Willy: “I am happy that the Arctic Tourist Guide education is available in Greenland, especially because it taught me about the history, identity and culture of my own country. As a Greenlander, we actually don’t learn that much about ourselves in primary school. I also learned a lot about plants and wildlife, which is good. The program is new, and of course there will come changes and fine-tuning along the way, but overall, they have created a good education. My criticism, however, is that the education material is primarily focused on West Greenlandic culture. I think East Greenlandic culture is underrepresented in the material, and not just because I am an East Greenlander myself. For example, when I guide it would be great to use the information I have learned in the curriculum, but I lack East Greenlandic stories.”


Sikkersoq: “Yes, I finished the Arctic Tourist Guide education in May 2013 and the Service Economy education in November 2015. Now I’m halfway through the Keilir program and will finish completely in May 2018. I think Keilir’s program is more developed because it is an international program and of a longer length, while the Arctic Adventure Guide program is highly adapted for Greenland in particular. But I imagine that the Arctic Adventure Guide program will develop further once they get more experience with it. I think it will also be a good idea to cooperate with other countries, like Canada and Iceland have done.


Sikkersoq: “Yes, that is my plan eventually. But if I have the opportunity to continue to get more experience with glacier guiding here, then I will stay in Iceland for another year. I also have the opportunity to study further in Canada at the Thomson River University, another TRU Adventure Studies school like Keilir. That education lasts anywhere from 1-3 years.”


Willy: “Tourism is certainly progressing in Greenland, of course with variation in different towns and settlements. In Kulusuk, for example, there are now five tourism companies here, and it is a good sign when there are direct flights from Iceland to Kulusuk. I myself have just started a company entirely on my own, Greenlandic Indigenous Guides, with a focus on day-trip guests travelling from Iceland. The experiences range from a walk to the settlement from the airport, a museum tour and visiting a local home to get a look into typical everyday life in Kulusuk. I am currently working on getting the word out about my products, and I hope that other stakeholders will help in that process.”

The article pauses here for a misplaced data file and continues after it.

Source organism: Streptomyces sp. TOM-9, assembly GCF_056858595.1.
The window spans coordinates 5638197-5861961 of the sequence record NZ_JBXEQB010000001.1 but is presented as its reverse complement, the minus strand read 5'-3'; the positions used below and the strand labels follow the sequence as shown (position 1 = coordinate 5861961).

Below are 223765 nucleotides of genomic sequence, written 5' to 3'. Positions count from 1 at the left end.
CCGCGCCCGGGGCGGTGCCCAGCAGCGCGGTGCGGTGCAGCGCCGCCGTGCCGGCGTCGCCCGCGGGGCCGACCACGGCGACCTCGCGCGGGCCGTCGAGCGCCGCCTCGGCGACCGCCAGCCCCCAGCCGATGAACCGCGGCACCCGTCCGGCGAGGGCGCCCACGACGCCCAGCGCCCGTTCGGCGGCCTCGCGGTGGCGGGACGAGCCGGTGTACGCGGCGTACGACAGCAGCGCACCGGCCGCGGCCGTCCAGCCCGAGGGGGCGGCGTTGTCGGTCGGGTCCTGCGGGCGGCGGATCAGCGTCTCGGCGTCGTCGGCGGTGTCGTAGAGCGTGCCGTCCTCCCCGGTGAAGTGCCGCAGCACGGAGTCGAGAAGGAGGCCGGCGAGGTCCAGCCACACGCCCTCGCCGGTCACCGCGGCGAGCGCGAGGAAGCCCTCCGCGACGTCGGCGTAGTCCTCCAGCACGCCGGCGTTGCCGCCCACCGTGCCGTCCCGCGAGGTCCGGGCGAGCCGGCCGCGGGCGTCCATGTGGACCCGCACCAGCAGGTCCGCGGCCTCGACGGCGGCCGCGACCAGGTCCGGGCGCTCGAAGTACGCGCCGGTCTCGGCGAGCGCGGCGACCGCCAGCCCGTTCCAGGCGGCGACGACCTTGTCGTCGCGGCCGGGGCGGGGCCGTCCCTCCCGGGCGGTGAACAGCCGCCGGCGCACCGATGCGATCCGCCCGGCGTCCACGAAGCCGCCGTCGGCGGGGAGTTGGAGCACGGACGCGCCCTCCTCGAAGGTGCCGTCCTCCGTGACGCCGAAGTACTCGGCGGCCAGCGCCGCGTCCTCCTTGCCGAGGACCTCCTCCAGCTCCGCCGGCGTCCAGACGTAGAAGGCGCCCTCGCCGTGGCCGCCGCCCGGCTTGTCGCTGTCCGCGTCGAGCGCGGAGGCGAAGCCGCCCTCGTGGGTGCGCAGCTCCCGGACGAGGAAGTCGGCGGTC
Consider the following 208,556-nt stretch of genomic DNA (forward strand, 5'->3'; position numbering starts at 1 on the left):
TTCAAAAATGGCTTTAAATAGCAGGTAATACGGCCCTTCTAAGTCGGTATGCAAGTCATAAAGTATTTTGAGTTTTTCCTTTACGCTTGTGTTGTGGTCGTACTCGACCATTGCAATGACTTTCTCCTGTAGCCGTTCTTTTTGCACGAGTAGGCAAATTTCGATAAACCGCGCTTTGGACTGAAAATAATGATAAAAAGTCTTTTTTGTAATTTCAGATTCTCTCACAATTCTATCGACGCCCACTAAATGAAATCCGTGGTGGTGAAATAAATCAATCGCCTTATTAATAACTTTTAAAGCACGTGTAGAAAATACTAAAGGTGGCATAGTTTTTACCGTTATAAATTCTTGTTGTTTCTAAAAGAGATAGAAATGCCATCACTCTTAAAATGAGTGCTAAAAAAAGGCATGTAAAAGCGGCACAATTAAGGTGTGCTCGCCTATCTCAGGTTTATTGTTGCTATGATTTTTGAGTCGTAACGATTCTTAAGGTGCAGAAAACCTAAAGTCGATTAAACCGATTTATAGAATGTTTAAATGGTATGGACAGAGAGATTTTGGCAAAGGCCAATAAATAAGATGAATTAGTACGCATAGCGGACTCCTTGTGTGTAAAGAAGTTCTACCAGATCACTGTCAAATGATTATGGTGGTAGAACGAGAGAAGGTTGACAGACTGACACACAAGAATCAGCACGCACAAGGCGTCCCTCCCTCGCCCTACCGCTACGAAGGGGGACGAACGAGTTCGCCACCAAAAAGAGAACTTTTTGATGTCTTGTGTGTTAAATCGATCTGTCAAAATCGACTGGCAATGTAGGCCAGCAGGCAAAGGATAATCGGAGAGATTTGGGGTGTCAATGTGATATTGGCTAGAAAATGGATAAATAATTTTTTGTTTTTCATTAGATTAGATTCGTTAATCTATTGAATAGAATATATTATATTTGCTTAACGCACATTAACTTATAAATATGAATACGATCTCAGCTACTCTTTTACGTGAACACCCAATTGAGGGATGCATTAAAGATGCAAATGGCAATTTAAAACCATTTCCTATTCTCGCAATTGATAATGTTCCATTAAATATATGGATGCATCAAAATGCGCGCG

Arne: “The future for tourism in Greenland is always exciting. We are paying attention to other countries’ mistakes and successes so we don't do the same thing. If politicians could just be more open to ideas, I think tourism could be a lot bigger.”

Sikkersoq: “I think there is a good future in tourism in Greenland because more and more Greenlanders have gotten interested to study tourism and Campus Kujalleq has diversified their education lines to choose between. I have heard more and more youth want to get involved in tourism development in Greenland.”

Lasse: “I think without a doubt that we need to get better at developing new products. It is understandably challenging and scary for entrepreneurs to start a company, especially when the first year can be quite unsure. But it takes time for the international agent partners to learn about new products, let alone promote and sell them. I hope there will come more and more who take the leap. History shows that it always pays off in the end. I believe we can create many more exciting adventure races like the existing Arctic Circle Race and Polar Circle Marathon. I see a lot of potential in something like a kayaking race from Nuuk to Kapisillit or developing long trekking routes stretching from one town, or settlement, to the next.”